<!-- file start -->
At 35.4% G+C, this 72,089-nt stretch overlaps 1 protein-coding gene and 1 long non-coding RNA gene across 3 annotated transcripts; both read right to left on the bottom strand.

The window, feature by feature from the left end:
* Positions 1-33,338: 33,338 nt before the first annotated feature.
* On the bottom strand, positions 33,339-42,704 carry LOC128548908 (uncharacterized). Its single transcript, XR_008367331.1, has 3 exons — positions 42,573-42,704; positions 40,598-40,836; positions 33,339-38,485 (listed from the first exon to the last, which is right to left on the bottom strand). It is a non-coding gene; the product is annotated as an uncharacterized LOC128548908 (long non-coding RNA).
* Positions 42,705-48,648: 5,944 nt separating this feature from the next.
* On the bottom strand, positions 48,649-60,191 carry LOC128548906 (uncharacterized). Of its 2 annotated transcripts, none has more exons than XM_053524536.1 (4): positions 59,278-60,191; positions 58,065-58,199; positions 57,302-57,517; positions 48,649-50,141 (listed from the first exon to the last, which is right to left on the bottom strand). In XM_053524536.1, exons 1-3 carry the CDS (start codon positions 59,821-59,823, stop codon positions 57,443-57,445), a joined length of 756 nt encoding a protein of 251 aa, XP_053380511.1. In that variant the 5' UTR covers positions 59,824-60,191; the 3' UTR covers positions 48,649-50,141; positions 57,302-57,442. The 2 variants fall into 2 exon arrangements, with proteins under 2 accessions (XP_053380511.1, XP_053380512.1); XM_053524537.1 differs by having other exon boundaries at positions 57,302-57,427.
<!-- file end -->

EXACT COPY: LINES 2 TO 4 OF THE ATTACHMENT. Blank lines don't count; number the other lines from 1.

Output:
The window, feature by feature from the left end:
* Positions 1-33,338: 33,338 nt before the first annotated feature.
* On the bottom strand, positions 33,339-42,704 carry LOC128548908 (uncharacterized). Its single transcript, XR_008367331.1, has 3 exons — positions 42,573-42,704; positions 40,598-40,836; positions 33,339-38,485 (listed from the first exon to the last, which is right to left on the bottom strand). It is a non-coding gene; the product is annotated as an uncharacterized LOC128548908 (long non-coding RNA).